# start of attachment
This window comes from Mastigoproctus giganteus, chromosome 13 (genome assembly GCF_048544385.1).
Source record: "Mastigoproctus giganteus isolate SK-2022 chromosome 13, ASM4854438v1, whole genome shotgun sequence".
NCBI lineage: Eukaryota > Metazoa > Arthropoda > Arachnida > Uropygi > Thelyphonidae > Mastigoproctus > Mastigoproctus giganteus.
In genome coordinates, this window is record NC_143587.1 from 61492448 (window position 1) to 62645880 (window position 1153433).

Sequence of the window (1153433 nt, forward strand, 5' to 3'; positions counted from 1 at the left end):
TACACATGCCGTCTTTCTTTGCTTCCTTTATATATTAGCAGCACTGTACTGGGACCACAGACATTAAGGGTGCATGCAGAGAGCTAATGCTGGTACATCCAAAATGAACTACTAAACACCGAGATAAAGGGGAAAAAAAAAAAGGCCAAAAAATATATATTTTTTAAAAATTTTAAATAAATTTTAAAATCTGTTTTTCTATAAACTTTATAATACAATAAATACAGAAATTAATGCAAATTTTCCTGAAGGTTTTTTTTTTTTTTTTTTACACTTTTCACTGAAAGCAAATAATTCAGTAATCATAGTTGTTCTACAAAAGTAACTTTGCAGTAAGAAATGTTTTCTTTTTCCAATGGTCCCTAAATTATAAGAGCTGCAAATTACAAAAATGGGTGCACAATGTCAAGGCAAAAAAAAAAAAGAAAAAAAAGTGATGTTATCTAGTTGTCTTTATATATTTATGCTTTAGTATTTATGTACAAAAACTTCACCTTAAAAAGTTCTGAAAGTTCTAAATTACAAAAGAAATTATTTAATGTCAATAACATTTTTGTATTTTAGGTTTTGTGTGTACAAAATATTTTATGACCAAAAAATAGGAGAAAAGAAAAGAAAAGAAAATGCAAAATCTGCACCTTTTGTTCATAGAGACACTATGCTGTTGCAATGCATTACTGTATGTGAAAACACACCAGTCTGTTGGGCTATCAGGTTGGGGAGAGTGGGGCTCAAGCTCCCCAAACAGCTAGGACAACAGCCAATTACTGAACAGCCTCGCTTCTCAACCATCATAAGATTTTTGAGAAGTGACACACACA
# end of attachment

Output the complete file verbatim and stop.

This window comes from Mastigoproctus giganteus, chromosome 13 (genome assembly GCF_048544385.1).
Source record: "Mastigoproctus giganteus isolate SK-2022 chromosome 13, ASM4854438v1, whole genome shotgun sequence".
NCBI lineage: Eukaryota > Metazoa > Arthropoda > Arachnida > Uropygi > Thelyphonidae > Mastigoproctus > Mastigoproctus giganteus.
In genome coordinates, this window is record NC_143587.1 from 61492448 (window position 1) to 62645880 (window position 1153433).

Sequence of the window (1153433 nt, forward strand, 5' to 3'; positions counted from 1 at the left end):
TACACATGCCGTCTTTCTTTGCTTCCTTTATATATTAGCAGCACTGTACTGGGACCACAGACATTAAGGGTGCATGCAGAGAGCTAATGCTGGTACATCCAAAATGAACTACTAAACACCGAGATAAAGGGGAAAAAAAAAAAGGCCAAAAAATATATATTTTTTAAAAATTTTAAATAAATTTTAAAATCTGTTTTTCTATAAACTTTATAATACAATAAATACAGAAATTAATGCAAATTTTCCTGAAGGTTTTTTTTTTTTTTTTTTACACTTTTCACTGAAAGCAAATAATTCAGTAATCATAGTTGTTCTACAAAAGTAACTTTGCAGTAAGAAATGTTTTCTTTTTCCAATGGTCCCTAAATTATAAGAGCTGCAAATTACAAAAATGGGTGCACAATGTCAAGGCAAAAAAAAAAAAGAAAAAAAAGTGATGTTATCTAGTTGTCTTTATATATTTATGCTTTAGTATTTATGTACAAAAACTTCACCTTAAAAAGTTCTGAAAGTTCTAAATTACAAAAGAAATTATTTAATGTCAATAACATTTTTGTATTTTAGGTTTTGTGTGTACAAAATATTTTATGACCAAAAAATAGGAGAAAAGAAAAGAAAAGAAAATGCAAAATCTGCACCTTTTGTTCATAGAGACACTATGCTGTTGCAATGCATTACTGTATGTGAAAACACACCAGTCTGTTGGGCTATCAGGTTGGGGAGAGTGGGGCTCAAGCTCCCCAAACAGCTAGGACAACAGCCAATTACTGAACAGCCTCGCTTCTCAACCATCATAAGATTTTTGAGAAGTGACACACACA